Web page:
Type 2 diabetes mellitus (DM2) and its association with metabolic derangements such as obesity represent an enormous public health burden for which additional therapies are desperately needed (34). Historically, the metabolic derangements characteristic of DM2 were attributed to defects in insulin action on target tissues such as muscle, liver, and fat. Accumulating evidence now implicates the central nervous system (CNS) as a key insulin target organ in the modulation of energy balance. Defects in CNS insulin action result in hyperphagia, weight gain, and dysregulated hepatic glucose production (42). Insulin action in any tissue is dependent on successful transport of insulin from the bloodstream across the endothelium into the target organ;in skeletal muscle this transendothelial transport functions as the critical rate limiting step in insulin action (9). It nw appears that insulin traverses the endothelial cell of skeletal muscle via interactions between the insulin receptor (IR) and caveolae (55), plasma membrane invaginations import for signaling and transport (40). Furthermore this transport is dependent on functional signaling through the IR (56). Historical data suggests that insulin entry into the brain occurs via IR-mediated transendothelial transport (5, 14, 48). However the exact mechanism insulin uses to cross the endothelial cells of the CNS, which form a different endothelial-tissue barrier than those in skeletal muscle (59), remains unexamined. The following strategies will be used to test the hypothesis that insulin transendothelial transport in the CNS occurs via caveolae-mediated process dependent on functional insulin signaling. First, physical interactions between the IR and caveolin-1, the key component protein of caveolae, will be examined using protein-protein interaction studies as well as microscopy based colocalization studies in whole brain, isolated brain microvessels, and primary rat brain endothelial cells. Rat brain endothelial cell lines as well as primary rat brain endothelial cells will then be employed to determine if insulin uptake into endothelial cells is affected by inhibitors of caveolae formation or inhibitors of insulin signaling. Completion of these experiments will increase understanding of CNS insulin transport mechanisms. These mechanisms can then be further explored in future experiments in animal models of diabetes and obesity. As CNS insulin action is critical for controlling weight and energy balance, these transport mechanisms will likely represent attractive future pharmacologic targets in the treatment of obesity and DM2.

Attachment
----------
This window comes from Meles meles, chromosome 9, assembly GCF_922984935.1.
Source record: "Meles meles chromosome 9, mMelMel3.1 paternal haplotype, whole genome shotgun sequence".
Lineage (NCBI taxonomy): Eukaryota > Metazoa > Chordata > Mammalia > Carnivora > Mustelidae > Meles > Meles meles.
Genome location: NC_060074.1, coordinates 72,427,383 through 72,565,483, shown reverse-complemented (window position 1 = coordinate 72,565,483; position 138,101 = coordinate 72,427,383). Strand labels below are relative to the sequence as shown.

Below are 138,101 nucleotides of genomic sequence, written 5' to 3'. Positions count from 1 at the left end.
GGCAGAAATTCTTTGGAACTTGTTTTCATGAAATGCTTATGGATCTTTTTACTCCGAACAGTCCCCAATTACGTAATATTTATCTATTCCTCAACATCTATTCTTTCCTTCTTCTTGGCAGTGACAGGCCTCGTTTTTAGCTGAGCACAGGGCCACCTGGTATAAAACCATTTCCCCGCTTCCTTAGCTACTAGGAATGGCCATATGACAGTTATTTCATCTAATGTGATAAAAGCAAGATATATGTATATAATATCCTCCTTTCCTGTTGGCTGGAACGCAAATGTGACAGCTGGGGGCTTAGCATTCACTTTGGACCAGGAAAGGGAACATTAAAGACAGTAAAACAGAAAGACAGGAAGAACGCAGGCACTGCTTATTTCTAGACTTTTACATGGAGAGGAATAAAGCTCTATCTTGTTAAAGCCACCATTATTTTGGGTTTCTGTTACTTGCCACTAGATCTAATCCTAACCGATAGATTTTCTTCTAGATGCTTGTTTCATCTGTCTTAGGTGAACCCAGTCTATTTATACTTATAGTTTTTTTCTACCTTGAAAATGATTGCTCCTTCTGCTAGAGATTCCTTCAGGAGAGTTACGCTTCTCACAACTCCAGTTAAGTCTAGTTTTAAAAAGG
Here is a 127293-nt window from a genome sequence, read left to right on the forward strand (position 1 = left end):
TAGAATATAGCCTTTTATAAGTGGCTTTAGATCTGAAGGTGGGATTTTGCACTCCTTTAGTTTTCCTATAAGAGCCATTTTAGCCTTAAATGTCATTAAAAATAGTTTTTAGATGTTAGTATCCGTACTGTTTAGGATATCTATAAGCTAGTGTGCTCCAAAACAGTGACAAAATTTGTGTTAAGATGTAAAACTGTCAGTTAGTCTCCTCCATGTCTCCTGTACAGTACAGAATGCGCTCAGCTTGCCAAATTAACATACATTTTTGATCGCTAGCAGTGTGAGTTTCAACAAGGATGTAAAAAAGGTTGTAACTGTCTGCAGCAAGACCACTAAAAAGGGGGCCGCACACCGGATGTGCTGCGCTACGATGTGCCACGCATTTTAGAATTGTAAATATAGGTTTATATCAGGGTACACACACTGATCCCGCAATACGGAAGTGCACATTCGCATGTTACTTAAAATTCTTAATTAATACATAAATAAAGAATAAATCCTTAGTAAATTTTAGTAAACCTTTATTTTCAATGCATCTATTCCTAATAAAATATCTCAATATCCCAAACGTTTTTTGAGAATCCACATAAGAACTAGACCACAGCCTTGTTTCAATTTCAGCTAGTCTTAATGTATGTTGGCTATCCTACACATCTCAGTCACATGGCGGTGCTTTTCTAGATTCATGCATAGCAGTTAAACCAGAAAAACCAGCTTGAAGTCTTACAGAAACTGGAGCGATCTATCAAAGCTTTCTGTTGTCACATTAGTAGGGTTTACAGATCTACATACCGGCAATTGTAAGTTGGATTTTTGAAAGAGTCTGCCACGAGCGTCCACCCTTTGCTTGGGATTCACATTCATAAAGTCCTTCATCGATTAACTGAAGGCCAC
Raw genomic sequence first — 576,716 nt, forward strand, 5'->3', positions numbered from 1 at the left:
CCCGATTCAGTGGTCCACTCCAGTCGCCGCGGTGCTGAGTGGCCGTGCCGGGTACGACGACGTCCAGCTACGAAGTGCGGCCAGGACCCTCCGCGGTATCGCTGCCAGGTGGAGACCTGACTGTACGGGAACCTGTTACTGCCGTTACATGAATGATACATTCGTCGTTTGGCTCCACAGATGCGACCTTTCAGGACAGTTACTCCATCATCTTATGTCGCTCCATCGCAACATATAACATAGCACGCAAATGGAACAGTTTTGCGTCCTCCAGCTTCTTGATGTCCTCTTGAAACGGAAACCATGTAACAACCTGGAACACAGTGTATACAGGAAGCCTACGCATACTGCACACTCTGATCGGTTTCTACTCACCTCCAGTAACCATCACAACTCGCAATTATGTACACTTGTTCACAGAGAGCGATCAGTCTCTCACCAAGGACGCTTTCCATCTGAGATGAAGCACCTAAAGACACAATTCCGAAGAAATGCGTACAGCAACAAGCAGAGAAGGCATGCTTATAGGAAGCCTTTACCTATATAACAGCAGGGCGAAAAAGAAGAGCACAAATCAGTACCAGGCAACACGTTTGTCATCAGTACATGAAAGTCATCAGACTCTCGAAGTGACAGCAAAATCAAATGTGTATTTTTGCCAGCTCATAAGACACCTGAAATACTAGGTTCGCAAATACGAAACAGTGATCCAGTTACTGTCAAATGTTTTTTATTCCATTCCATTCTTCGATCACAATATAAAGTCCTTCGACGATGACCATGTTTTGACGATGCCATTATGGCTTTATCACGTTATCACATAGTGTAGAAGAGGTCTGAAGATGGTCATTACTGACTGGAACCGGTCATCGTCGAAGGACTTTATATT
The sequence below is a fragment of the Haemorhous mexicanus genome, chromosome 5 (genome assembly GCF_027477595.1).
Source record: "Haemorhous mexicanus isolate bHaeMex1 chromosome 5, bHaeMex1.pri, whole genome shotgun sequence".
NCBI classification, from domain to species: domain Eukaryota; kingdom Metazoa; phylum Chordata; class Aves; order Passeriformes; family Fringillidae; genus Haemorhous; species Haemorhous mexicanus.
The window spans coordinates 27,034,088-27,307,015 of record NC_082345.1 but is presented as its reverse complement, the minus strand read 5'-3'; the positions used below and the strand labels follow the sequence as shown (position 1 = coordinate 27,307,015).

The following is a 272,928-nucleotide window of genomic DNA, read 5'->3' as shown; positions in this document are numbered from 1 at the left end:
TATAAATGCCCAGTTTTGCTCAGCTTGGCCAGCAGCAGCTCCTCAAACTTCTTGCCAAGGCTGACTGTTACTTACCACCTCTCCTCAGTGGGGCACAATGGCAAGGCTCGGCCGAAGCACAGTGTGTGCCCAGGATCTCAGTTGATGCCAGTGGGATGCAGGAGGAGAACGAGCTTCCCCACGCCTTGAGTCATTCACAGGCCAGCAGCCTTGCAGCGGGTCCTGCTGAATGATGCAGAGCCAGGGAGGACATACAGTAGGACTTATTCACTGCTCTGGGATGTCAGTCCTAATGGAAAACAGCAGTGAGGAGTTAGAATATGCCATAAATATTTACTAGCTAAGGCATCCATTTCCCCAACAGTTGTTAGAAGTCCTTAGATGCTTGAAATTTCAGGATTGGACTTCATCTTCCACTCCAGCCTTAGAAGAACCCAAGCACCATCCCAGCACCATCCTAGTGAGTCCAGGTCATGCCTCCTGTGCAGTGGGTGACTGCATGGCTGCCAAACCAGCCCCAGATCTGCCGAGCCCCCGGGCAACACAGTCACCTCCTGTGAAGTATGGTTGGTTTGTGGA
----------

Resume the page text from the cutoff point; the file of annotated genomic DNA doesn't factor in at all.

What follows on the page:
Type 2 diabetes represents a significant public health concern and abnormalities in insulin action within the brain likely contribute to its pathogenesis. This project attempts to increase understanding of insulin transport into the brain in order to provide future targets for pharmaceutical development in the treatment of type 2 diabetes.